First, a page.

In this work we studied glycine crystallization with two main objectives: (i) to get improved control of crystal growth and polymorphic selectivity of organic molecules; (ii) to achieve additional insights into the nucleation mechanisms of glycine polymorphs. To reach these goals, membrane crystallization technology, a tool which allows improved control of supersaturation in solution crystallization, was used under different operating conditions: the variable solvent removal rate, acidic and almost neutral pH, the presence of a pulsed electric field. The traditional explanation for the crystallization of α and γ glycine polymorphs from aqueous solution is based on the general cyclic dimer hypothesis and the self-poisoning mechanism. In contrast with both the conventional theories, experimental results suggest that the relative nucleation rates with respect to the relative growth kinetics of the two forms under the different conditions play a dominant role in determining the polymorphic outcome. Our results instead support a molecular nucleation route where open chain dimers can behave as building units for both γ- and α-glycines in the rate determining structuring step of the two-step nucleation mechanism.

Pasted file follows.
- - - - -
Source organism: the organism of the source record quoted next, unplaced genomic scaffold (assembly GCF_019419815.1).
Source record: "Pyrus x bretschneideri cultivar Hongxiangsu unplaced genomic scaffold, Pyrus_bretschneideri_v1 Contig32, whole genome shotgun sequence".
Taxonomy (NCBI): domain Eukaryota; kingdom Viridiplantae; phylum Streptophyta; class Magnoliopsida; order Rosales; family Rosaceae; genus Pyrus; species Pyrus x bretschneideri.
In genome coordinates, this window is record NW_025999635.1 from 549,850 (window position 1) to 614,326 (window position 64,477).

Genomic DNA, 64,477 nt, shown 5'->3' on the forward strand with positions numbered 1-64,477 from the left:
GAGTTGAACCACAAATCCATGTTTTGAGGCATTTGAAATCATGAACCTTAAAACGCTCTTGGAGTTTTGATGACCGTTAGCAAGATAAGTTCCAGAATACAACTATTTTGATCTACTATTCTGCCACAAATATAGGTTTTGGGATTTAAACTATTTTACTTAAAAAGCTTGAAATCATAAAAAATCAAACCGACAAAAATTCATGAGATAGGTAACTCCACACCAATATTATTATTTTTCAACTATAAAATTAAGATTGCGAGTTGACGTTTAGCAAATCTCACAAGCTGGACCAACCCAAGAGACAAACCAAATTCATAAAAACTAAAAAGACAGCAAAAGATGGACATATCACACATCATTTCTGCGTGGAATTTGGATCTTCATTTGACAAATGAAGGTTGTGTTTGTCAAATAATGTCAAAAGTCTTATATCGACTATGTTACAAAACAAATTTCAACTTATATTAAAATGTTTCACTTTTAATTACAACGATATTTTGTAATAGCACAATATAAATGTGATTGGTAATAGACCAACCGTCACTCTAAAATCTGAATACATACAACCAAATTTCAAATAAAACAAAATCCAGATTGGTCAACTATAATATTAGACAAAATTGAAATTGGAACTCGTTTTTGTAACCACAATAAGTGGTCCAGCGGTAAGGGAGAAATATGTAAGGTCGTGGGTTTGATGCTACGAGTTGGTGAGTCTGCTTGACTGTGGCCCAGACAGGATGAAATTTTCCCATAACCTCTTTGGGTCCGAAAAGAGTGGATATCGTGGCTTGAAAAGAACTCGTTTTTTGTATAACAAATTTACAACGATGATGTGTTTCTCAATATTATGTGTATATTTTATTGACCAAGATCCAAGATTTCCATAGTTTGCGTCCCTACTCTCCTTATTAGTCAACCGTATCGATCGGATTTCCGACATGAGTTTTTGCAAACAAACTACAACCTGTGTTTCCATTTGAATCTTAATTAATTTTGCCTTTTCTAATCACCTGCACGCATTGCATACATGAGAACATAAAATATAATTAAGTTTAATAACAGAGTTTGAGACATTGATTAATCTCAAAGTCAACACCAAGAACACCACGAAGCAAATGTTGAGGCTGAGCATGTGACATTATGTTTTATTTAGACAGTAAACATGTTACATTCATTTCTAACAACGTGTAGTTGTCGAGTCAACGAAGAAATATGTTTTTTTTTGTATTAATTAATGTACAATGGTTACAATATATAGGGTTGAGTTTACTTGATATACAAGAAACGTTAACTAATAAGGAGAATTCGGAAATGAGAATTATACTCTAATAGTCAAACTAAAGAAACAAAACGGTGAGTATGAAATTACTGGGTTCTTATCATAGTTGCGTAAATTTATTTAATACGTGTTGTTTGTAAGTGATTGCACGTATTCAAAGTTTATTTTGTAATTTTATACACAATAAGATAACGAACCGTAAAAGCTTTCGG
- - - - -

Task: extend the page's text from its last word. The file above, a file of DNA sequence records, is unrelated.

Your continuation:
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|Titolo:||Insights into the polymorphism of glycine: membrane crystallization in an electric field|
|Data di pubblicazione:||2013|
|Appare nelle tipologie:||1.1 Articolo in rivista|